Each time he came to the center, he would devote his entire time to looking for insects under every log he could lift with his little arms.
Gui was a 8 years old boy.
This day, he was having a meltdown, he was crying and screaming; he was trying very hard to calm himself down but nothing would work. He would say “I just don’t know how”, he was looking for something that would make him happy again but he couldn’t find his way out of it, he would say “I’m crying like a baby and I don’t like it”.
Johnathan was a five year old boy.
He loved “Woody”, the character from the famous kids’ movie “Toy Story”. He was always wearing the same boots as Woody, and would imitate Woody’s poses.
While riding on the horse he would pretend to be Woody riding his horse “Bullseye”.
This little autistic boy was a runner. Everywhere he went, he would run, in stores, museum, nature parks,...
What if instead of learning everything on a piece of paper we brought it to life?
Nathan was a six years old boy. He was autistic yet very high functioning and very verbal. He liked to interact with other people and getting to know each new person he met. He loved science, astronomy, and was always asking questions about how things worked. He was very clever. He loved to go explore the woods, running with a toy sword in his hands. One day we talked about the sky and the atmosphere, he wanted to learn more about it.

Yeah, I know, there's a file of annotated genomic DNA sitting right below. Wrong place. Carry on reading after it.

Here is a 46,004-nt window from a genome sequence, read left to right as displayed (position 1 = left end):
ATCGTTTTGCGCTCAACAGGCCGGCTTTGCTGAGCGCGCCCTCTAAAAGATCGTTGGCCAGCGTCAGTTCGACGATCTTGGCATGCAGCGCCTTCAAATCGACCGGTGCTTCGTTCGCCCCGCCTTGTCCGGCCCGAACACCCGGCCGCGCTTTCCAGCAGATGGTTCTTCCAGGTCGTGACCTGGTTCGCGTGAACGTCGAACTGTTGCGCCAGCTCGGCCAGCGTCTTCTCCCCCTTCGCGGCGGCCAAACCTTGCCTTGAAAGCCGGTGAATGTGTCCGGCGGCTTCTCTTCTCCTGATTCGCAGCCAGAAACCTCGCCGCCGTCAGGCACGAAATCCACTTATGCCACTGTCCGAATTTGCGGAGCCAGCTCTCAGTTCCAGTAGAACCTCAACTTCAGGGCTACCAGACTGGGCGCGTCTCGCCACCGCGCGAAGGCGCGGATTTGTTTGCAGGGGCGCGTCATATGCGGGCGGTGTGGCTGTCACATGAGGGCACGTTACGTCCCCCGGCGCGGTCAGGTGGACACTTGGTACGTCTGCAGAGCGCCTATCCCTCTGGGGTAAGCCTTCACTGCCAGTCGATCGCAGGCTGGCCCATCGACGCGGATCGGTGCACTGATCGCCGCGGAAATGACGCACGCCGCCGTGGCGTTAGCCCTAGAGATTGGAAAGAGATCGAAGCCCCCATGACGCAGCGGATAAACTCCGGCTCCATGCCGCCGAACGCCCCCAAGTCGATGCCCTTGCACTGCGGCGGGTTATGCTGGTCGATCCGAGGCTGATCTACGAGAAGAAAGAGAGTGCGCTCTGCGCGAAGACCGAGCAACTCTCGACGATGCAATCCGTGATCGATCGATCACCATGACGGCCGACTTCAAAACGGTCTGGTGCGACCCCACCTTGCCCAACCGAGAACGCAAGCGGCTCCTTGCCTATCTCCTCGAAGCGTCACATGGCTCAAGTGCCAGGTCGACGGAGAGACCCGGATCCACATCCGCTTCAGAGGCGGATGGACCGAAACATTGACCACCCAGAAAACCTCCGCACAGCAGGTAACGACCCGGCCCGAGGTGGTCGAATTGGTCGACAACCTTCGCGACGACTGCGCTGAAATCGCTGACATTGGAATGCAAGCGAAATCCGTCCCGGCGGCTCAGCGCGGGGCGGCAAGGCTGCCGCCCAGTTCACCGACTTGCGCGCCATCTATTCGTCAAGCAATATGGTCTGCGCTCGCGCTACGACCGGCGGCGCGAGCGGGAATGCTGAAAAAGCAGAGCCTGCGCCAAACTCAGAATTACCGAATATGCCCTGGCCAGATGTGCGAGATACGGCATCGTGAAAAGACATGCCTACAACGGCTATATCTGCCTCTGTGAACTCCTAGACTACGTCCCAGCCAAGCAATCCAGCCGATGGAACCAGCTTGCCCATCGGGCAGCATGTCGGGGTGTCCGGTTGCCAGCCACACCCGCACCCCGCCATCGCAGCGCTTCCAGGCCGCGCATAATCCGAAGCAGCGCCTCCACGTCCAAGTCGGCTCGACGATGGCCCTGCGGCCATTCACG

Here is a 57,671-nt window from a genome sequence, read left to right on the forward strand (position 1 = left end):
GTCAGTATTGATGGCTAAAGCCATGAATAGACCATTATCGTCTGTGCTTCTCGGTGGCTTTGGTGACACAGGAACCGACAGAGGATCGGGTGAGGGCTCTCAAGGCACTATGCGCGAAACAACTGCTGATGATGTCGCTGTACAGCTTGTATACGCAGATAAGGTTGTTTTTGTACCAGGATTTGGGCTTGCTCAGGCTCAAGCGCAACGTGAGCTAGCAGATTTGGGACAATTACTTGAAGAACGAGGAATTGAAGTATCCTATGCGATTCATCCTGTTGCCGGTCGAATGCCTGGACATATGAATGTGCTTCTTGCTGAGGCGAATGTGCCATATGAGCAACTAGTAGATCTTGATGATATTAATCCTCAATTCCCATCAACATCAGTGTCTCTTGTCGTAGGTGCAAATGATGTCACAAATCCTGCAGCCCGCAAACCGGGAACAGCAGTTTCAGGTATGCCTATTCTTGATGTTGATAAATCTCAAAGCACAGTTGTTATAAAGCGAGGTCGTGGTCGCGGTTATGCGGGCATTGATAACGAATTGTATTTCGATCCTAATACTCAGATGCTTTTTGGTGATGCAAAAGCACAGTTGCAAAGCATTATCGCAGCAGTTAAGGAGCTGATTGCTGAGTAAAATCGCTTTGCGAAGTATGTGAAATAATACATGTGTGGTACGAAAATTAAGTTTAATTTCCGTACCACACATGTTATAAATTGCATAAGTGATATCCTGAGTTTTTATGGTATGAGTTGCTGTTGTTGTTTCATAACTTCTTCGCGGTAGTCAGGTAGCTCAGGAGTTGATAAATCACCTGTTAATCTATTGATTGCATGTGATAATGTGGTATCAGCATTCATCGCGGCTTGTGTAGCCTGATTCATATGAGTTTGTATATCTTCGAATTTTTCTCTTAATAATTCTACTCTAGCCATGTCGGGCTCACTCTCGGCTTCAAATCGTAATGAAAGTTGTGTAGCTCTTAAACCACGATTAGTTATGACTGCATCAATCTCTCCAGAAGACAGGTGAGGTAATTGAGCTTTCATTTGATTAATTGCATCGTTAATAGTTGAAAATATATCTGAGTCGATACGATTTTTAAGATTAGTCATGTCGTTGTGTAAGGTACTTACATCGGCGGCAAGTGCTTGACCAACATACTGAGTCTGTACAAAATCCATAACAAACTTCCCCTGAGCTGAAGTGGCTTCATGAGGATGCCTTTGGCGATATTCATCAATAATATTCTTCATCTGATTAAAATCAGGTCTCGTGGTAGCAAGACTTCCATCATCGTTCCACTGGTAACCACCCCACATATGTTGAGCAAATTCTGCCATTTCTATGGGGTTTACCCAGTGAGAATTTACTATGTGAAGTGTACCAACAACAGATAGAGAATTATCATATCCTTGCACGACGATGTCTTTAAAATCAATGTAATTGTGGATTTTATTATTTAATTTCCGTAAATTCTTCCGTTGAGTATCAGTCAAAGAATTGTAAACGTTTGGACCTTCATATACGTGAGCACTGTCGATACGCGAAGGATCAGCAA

Wherever he goes, Ethan has this special talent of remembering the exact route; he has this capacity of seeing road maps in his head.
It’s the way he interacts with the world around him.
It all started "for the purpose of teaching geography". In 1767, John Spilsbury, a teacher in England, created the first jigsaw puzzle, adhering his maps to flat hardwood, he used a fine saw to cut along the borders of the European countries, and the jigsaw puzzle was born. Hand-painted and made of wood, the puzzle was a map of England and Wales, with each county making up a separate piece.